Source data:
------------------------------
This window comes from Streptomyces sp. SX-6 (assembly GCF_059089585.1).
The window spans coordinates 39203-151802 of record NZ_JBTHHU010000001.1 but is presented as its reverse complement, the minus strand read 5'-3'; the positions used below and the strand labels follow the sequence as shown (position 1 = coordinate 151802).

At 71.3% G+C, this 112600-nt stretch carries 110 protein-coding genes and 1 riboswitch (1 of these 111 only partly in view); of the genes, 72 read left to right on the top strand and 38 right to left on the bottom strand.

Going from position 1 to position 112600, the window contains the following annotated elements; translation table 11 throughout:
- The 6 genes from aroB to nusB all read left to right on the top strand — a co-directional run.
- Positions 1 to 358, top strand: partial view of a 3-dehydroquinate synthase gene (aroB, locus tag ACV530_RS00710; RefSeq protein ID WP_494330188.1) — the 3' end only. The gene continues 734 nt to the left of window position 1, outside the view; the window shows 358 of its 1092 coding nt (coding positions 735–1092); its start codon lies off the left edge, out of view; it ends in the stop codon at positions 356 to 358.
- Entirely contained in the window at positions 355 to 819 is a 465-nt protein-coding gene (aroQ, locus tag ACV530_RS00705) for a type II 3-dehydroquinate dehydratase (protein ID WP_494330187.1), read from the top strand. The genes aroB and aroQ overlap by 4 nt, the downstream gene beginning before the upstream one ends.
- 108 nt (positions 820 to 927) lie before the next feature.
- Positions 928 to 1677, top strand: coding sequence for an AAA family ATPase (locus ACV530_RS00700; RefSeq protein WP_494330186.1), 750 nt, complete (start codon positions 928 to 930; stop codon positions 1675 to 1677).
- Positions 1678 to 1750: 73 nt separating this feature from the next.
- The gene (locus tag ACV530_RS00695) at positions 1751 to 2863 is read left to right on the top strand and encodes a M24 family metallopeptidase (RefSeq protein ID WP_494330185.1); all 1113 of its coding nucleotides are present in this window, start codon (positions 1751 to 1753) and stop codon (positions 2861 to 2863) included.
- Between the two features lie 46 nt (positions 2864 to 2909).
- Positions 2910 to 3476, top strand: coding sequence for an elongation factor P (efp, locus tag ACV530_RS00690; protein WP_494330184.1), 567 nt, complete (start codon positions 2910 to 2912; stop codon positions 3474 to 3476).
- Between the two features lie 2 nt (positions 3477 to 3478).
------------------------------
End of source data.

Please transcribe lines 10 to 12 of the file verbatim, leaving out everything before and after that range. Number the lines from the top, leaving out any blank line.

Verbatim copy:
- Positions 1678 to 1750: 73 nt separating this feature from the next.
- The gene (locus tag ACV530_RS00695) at positions 1751 to 2863 is read left to right on the top strand and encodes a M24 family metallopeptidase (RefSeq protein ID WP_494330185.1); all 1113 of its coding nucleotides are present in this window, start codon (positions 1751 to 1753) and stop codon (positions 2861 to 2863) included.
- Between the two features lie 46 nt (positions 2864 to 2909).